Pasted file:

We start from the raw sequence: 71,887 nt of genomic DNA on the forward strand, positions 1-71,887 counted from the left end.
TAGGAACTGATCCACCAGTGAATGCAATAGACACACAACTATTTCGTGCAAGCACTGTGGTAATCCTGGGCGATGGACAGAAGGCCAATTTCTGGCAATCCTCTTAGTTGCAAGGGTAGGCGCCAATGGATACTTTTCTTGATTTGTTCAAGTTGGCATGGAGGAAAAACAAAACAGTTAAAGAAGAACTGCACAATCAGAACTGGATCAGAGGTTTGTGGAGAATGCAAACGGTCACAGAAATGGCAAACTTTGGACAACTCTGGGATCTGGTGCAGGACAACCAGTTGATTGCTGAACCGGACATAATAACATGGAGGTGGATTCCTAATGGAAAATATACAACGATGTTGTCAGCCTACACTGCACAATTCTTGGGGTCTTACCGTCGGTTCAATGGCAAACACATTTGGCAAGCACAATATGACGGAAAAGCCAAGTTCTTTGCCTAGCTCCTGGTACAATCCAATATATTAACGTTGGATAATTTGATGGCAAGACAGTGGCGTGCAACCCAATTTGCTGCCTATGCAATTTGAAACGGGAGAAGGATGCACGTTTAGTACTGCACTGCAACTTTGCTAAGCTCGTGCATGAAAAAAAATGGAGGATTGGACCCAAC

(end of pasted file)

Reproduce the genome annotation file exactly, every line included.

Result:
We start from the raw sequence: 71,887 nt of genomic DNA on the forward strand, positions 1-71,887 counted from the left end.
TAGGAACTGATCCACCAGTGAATGCAATAGACACACAACTATTTCGTGCAAGCACTGTGGTAATCCTGGGCGATGGACAGAAGGCCAATTTCTGGCAATCCTCTTAGTTGCAAGGGTAGGCGCCAATGGATACTTTTCTTGATTTGTTCAAGTTGGCATGGAGGAAAAACAAAACAGTTAAAGAAGAACTGCACAATCAGAACTGGATCAGAGGTTTGTGGAGAATGCAAACGGTCACAGAAATGGCAAACTTTGGACAACTCTGGGATCTGGTGCAGGACAACCAGTTGATTGCTGAACCGGACATAATAACATGGAGGTGGATTCCTAATGGAAAATATACAACGATGTTGTCAGCCTACACTGCACAATTCTTGGGGTCTTACCGTCGGTTCAATGGCAAACACATTTGGCAAGCACAATATGACGGAAAAGCCAAGTTCTTTGCCTAGCTCCTGGTACAATCCAATATATTAACGTTGGATAATTTGATGGCAAGACAGTGGCGTGCAACCCAATTTGCTGCCTATGCAATTTGAAACGGGAGAAGGATGCACGTTTAGTACTGCACTGCAACTTTGCTAAGCTCGTGCATGAAAAAAAATGGAGGATTGGACCCAAC